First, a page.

My rating: 5 of 5 stars
This was a hard book to find here in Madrid. Neither of my two (American) library systems had it as an eBook or mp3 audio book. That was odd when the Elijah Bailey (Robot) series and Foundation series are easy to find.
This is an enormously ambitious book. It is much more than meets the eye. In this book the author is trying to marry two distinct and quite different universes into one. For people who know the universe of Caves of Steel and Foundation this is the uniter, this is the book that explains how R. Daneel Olivaw can appear in certain of the Foundation books and the pre-history of psychohistory.
But Asimov’s other concerns are quite interesting and relevant and even prescient, one might say. What happens with the Spacers who are all very comfortable and really have no need for self-betterment at this point? Nor do they have any need for fanciful things like procreation. The robot economy will do everything they need for them. Well, it’s not quite Brave New World, but it’s getting there. (The big difference is that Spacers are somehow immune to vices like drugs and alcohol. How can they resist these temptations? Asimov has no answer because his philosophical anthropology is in the end deficient.)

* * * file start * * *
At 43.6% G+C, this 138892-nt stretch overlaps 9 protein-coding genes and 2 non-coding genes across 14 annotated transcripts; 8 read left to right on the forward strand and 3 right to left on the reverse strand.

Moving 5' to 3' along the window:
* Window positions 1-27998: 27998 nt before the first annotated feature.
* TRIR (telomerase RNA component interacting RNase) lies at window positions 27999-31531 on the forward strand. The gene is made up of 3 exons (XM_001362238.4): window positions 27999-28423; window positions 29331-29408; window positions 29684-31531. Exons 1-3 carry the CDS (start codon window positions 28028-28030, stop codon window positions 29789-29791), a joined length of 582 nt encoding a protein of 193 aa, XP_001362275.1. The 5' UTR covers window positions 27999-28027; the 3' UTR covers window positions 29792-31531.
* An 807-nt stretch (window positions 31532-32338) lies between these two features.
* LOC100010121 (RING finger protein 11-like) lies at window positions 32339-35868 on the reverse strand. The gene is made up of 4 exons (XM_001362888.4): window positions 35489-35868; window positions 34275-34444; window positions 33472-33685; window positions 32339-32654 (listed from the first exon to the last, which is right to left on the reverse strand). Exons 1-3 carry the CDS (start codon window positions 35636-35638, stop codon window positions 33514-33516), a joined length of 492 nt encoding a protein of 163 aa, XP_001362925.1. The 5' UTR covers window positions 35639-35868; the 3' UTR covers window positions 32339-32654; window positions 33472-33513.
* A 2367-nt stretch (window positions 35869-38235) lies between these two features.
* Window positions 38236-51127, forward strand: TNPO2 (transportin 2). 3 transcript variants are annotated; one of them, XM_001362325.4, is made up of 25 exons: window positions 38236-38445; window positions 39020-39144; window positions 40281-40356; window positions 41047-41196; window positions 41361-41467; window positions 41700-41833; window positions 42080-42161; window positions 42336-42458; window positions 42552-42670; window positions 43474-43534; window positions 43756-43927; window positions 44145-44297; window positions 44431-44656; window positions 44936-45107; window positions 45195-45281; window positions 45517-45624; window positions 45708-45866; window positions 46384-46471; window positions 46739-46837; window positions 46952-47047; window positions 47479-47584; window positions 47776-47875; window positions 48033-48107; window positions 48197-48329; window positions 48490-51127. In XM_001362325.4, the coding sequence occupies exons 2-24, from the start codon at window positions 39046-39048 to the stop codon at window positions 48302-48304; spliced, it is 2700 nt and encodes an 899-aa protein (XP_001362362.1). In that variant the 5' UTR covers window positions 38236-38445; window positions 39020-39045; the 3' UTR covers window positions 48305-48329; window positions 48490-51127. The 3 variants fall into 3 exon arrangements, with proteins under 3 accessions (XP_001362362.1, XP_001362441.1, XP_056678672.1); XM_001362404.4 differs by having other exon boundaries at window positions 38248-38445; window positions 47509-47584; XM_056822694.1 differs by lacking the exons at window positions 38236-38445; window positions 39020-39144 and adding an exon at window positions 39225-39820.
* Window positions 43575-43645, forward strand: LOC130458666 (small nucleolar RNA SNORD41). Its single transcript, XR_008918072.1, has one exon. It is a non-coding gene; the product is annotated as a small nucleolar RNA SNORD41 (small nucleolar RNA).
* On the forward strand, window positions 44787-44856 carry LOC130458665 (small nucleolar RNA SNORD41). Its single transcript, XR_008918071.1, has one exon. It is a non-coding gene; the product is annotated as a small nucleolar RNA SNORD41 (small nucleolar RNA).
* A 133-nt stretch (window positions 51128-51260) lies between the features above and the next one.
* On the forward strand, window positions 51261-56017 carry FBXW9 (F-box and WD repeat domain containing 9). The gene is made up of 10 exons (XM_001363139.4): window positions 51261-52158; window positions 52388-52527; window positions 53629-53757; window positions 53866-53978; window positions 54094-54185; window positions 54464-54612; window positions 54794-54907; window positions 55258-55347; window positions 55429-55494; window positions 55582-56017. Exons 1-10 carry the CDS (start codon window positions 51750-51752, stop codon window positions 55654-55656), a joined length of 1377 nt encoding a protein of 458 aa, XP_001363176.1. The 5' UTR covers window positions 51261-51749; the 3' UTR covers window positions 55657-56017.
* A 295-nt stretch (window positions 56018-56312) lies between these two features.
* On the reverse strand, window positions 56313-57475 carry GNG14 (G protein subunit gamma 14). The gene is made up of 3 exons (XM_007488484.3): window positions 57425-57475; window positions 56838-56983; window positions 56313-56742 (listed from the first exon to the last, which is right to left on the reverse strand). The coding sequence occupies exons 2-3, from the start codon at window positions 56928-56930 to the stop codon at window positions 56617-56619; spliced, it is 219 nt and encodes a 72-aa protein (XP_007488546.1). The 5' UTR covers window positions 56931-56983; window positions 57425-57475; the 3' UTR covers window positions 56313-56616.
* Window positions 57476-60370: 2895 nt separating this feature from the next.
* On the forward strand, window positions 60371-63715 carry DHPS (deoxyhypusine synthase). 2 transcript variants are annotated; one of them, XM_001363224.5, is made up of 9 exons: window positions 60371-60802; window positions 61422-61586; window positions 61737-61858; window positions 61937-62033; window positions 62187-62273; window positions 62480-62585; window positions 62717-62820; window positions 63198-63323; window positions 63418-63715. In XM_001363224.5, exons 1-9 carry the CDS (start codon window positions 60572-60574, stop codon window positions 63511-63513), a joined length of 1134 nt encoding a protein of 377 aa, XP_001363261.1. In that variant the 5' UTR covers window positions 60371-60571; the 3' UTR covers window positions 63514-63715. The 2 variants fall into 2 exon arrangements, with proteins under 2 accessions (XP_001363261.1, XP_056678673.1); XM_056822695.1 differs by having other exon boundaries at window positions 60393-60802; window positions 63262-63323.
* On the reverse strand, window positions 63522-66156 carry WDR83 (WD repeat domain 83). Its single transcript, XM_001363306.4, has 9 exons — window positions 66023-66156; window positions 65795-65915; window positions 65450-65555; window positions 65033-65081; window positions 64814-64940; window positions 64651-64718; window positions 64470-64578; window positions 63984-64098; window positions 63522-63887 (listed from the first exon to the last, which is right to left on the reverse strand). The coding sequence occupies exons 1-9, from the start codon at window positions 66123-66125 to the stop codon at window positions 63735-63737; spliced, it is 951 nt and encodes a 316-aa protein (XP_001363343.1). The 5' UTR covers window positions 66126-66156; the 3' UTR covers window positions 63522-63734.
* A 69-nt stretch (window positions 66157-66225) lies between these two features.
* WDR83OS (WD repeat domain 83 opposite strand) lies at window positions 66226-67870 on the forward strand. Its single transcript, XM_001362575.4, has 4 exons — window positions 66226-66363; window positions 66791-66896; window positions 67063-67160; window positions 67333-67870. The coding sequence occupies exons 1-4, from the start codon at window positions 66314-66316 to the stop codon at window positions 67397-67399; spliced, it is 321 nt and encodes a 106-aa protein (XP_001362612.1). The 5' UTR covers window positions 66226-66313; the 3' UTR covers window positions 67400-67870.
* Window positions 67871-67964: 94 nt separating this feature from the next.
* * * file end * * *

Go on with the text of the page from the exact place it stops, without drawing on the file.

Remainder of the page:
And the Settlers who all hail from earth: they remain stuck in a sort of nativism in relation to earth. Ergo, earth must be depopulated, but not too fast. (Again, this explains why no one knew were earth was in a much later book.) Is this Asimov’s humanistic effort of people to get past nationalism? If it is it doesn’t sound preachy or condescending as do so many authors when they try to address contemporary political issues. (Yes, Hunger Games and Divergent, I’m grocking you. Oh, and of course the infamous book The Martian by Heinlein.)
As to characters, D.G. and Gladia are amusing, but Daneel and Giskard are by far the most interesting characters.
If you really want to appreciate this book read the Elijah Bailey (Robot) books, then all the Foundation books, and then, finally, this one.